Just before Memorial Day this year, Brent and I paid a visit to Ford’s Pond, one of our favorite places for catching some wildlife. Unfortunately, it was a pretty gloomy day and not even the birds felt much like stirring. As we packed up and headed out, however, we came across a pair of other wildlife less noted for their quickness, but certainly more durable.

Egg Laying in Dangerous Quarters

Although you can’t see it in this photo, the edge of the lake road that circles Ford’s Pond is just out of the frame on the right. We were pretty sure this was a common snapping turtle female getting on with the business of reproduction since her hindquarters were buried in the mud at the side of the road that had been softened by recent rainfall.

I was amazed that the turtle would pick such an open area to try to propagate the species. Not only could an even slightly errant car flatten her or her eggs once laid, but there seemed to be little cover from other nearby predators, most of whom would happily have the eggs for breakfast. In 2011, I had photographed another turtle on the other side of the lake that had moseyed her way across the road, but at least she retreated further into the nearby woods further out of harm’s way. See the photo below; not a great shot, but indicative of the greater cover this particular turtle sought.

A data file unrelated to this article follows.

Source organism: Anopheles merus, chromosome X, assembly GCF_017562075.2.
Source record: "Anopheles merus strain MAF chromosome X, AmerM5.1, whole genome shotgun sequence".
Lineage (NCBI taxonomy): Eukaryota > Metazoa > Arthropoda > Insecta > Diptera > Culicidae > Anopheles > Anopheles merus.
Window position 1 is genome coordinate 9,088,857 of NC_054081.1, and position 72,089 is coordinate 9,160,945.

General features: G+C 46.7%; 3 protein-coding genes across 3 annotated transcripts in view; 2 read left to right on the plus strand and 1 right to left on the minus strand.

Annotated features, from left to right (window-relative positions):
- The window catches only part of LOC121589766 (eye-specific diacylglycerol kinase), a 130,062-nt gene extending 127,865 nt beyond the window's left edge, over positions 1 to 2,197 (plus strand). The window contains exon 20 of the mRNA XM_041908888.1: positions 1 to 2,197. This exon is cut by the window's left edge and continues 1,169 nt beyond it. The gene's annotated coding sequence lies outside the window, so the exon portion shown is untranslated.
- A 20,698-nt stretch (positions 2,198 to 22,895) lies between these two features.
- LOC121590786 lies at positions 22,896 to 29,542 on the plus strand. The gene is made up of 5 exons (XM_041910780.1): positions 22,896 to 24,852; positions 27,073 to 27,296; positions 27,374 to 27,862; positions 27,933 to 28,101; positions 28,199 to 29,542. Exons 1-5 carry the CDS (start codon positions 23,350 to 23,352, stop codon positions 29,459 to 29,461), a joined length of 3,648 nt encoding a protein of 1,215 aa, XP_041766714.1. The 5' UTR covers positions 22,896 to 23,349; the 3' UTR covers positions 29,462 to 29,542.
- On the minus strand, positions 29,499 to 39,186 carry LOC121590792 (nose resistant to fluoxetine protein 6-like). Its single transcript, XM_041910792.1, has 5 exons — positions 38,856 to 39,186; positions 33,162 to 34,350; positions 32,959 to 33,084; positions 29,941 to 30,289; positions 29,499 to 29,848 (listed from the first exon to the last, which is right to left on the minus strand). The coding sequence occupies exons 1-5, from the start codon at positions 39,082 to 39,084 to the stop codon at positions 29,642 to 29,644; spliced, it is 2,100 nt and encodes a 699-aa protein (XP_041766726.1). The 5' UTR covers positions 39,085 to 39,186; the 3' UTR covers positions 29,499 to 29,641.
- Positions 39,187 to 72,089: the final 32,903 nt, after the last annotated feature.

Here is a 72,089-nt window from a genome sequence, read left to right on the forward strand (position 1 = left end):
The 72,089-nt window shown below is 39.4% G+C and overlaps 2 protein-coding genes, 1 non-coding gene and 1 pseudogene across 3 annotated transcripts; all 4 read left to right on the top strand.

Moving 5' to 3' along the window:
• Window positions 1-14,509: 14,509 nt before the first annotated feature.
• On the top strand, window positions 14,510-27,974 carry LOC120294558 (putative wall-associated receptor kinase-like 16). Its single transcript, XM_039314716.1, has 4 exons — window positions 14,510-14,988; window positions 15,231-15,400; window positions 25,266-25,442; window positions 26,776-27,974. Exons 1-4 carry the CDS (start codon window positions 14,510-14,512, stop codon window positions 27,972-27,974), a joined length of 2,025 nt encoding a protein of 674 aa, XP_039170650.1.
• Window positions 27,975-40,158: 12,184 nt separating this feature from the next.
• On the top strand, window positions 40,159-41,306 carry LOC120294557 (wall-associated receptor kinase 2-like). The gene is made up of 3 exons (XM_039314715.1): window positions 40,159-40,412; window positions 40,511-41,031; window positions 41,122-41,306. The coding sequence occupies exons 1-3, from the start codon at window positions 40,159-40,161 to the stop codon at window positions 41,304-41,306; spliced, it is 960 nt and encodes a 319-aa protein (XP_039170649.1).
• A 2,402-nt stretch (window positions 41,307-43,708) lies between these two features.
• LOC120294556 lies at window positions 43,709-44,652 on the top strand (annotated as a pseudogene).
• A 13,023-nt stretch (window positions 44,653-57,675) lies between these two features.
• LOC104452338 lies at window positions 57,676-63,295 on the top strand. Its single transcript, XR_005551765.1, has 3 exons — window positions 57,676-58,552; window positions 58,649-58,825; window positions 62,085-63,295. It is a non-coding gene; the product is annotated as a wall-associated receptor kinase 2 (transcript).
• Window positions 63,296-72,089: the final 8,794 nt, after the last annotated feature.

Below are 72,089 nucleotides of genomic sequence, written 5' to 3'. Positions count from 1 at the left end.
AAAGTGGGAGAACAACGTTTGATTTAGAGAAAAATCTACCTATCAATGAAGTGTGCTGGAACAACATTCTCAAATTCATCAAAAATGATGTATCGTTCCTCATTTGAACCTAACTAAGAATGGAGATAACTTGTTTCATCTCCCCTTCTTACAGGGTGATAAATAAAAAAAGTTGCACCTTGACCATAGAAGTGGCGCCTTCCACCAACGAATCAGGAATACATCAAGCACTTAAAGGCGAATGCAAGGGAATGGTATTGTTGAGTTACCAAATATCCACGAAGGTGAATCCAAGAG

Looking for a good place.

I followed this one for a bit and she retreated even further from the road in order to secure a good nesting place.

We had just finished taking our shots of the intrepid road-side female and moved just a small distance up the road when we came across another turtle. This specimen wasn’t stationary or dug in, so it’s possible this might have been a male. But still, being that “edgy” as far as the road goes certainly carries its risk.

Staying Out of Trouble?

As I said, not sure if this one was a male, but he seemed to be choosing the same dangerous path as the other member of the pair.

All in all, an enlightening lesson in turtle behavior. The Sigma 300 with the OS let me get fairly close and Brent and I were watching out for each other so that we didn’t meet the same fate as I figured this pair might. Their shells are a lot harder than ours… hope they were OK.

 

Staff Writer Paul Sevensky is a communications specialist and amateur photographer.  When he isn’t shooting, he covers advertising and PR on his own blog, at www.paulsevensky.com. View all of Paul Sevensky’s posts on The Roving Photographer.

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